top of page
  • Writer's pictureJason Leppert

Forecasting Expedition Cruising’s Future

PHOTO: An aurora borealis view as might be seen via expedition cruise. (photo courtesy of Thinkstock)

At the start of 2017, we discussed how the expedition cruise boom was next up, with several companies set to build new vessels.

Now comes even more news from Nordic Cruise Company and Bassoe regarding the outlook.

It was previously understood that Nordic Cruise Company—since renamed from Norwegian Cruise Company—was set to build one new expedition ship for launch in 2019, with potentially up to six by 2020. Now that number, according to Cruise Industry News, is set to be four with the first now on track for May 2020. The following three are scheduled to follow behind with one more every ten months.

Particularly interesting is how the report says the ships will be the first expedition vessels powered in part by LNG (liquefied natural gas). The clean-burning fuel source will power them for up to 36 hours before switching over to MGO (marine gas oil). They will even be outfitted with hydrogen fuel cells.

Other specifications call for larger ships than were originally planned. The brand is now preparing for 16,500-ton vessels that can carry more passengers. Onboard features will include an observation lounge and marina, notably excluding any helicopter or submarine.

Those interested in following the design process can follow the company on social media at FacebookTwitter and Instagram. The latest exterior iteration is far edgier and more contemporary than the original proposal, and other sketches even show a possible swooping tender outline.

As for the interior renderings, the aesthetic definitely skews modern Scandinavian with light natural woods and stark surfaces. At the same time, it still looks warm and inviting with lots of plant life and other greenery among the outdoor pool.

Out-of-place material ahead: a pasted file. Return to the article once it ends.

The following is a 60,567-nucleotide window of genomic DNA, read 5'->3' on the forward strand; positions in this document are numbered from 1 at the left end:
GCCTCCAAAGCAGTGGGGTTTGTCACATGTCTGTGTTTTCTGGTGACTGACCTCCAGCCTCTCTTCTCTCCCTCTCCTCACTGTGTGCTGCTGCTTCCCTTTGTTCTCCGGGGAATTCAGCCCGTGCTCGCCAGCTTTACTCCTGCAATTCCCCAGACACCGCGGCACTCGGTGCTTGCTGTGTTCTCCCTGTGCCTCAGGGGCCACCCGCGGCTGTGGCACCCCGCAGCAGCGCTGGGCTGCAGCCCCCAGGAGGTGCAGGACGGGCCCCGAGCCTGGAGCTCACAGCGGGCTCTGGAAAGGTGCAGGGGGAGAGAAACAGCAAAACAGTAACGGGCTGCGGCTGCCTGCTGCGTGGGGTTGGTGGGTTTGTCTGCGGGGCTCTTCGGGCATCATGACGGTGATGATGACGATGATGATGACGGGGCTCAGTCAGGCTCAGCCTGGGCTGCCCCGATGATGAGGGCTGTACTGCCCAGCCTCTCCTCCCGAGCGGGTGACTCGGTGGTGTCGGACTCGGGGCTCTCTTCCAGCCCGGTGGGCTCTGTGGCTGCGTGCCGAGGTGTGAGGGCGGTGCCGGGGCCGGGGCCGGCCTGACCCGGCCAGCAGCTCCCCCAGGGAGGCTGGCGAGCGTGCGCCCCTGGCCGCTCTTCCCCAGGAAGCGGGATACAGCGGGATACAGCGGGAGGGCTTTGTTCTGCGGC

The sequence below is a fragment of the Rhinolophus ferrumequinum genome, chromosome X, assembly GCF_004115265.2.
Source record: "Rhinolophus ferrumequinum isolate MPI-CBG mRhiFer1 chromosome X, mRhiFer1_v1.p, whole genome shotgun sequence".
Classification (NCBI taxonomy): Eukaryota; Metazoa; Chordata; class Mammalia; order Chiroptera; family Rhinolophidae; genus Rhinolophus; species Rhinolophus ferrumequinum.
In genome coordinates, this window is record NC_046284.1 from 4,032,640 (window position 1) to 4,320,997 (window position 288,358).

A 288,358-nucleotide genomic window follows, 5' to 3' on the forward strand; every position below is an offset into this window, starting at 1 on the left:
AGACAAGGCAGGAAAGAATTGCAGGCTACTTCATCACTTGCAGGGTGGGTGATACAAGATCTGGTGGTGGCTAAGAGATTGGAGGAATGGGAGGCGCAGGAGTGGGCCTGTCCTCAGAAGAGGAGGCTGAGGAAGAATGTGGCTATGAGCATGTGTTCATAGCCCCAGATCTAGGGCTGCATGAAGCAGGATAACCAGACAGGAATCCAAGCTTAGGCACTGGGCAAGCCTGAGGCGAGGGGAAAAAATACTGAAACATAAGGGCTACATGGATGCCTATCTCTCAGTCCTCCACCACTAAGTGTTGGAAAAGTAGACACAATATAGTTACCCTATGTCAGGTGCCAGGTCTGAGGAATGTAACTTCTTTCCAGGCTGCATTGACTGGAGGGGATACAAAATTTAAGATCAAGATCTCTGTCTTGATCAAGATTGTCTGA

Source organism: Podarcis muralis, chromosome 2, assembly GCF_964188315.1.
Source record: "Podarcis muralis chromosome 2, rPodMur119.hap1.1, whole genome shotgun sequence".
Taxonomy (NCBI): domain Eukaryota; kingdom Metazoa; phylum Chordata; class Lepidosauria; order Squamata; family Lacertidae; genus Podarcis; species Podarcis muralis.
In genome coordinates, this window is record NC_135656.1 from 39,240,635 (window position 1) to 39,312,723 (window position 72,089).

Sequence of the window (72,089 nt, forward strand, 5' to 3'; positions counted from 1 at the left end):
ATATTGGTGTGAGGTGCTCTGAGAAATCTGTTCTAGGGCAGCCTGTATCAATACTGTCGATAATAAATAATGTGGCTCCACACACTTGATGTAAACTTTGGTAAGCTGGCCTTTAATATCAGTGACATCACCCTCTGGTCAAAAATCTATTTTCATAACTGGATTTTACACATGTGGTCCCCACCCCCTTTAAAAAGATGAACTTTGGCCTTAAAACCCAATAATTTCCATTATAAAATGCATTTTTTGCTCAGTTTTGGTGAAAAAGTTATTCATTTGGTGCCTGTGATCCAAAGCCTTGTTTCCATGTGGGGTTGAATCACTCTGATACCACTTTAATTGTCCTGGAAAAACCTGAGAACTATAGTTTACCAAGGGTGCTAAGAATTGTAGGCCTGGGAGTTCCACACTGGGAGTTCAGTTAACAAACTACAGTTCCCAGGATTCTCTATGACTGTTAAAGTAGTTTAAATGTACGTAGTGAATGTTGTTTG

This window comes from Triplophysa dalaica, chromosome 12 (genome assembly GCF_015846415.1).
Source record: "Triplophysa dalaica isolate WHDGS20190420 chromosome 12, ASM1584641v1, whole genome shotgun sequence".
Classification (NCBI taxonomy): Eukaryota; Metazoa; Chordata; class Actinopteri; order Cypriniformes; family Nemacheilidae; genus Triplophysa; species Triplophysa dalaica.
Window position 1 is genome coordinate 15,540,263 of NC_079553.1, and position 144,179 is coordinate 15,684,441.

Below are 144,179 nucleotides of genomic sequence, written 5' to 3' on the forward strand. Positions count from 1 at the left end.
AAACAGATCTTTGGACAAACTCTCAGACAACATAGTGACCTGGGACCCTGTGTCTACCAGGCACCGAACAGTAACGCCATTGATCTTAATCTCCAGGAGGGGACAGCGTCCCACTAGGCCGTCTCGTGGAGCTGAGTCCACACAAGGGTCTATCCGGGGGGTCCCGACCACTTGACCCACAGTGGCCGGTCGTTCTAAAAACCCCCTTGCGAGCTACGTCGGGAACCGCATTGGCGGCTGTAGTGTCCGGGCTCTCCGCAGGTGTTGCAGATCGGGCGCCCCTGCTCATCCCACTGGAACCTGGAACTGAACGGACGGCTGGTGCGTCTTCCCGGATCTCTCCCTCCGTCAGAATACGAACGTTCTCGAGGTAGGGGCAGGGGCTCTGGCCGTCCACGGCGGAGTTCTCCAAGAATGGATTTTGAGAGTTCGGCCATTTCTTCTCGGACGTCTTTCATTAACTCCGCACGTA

The social media channels will definitely be something to keep an eye on as the design evolution leads up to the final product launch.

Meanwhile, other brands are still working on upcoming expedition new-builds such as Ponant, Crystal Cruises, Hurtigruten, Hapag-Lloyd Cruises, Scenic and Oceanwide Expeditions. A formerly undisclosed company entering the market might now be Bassoe.

Cruise Industry News is also reporting that Bassoe Technology is pursuing expedition cruises from offshore projects. Bassoe and Yantai CIMC Raffles Shipyard have partnered to develop a 240-guest concept design that could be built in China.

Like Nordic’s, the Scandinavian Bassoe design showcases an observation lounge, but this one does include optional toys like a helicopter hanger, landing pad and submarine ops.

With so many new expedition ships on the horizon, it will be interesting to see how existing vessels intend to compete. Until now, the expedition cruise market has been predominated by aging craft, luxuriously converted but older nonetheless.

The future order-book certainly indicates a shift towards brand new hardware that will surely eclipse the old formula.

We’re likely witnessing the emergence of a more differentiated expedition market. As new ships come online, luxury and premium markets will take off, but second-hand vessels might afford less expensive alternatives for travelers seeking entry-level adventure cruises.

Compared to mega cruise ships, they will probably continue to be costlier because the economy of scale is so radically different. Yet, even some degree of a discount is sure to go a long way in selling more expedition sailings.

This post first appeared on TravelPulse.

0 views

Comments


bottom of page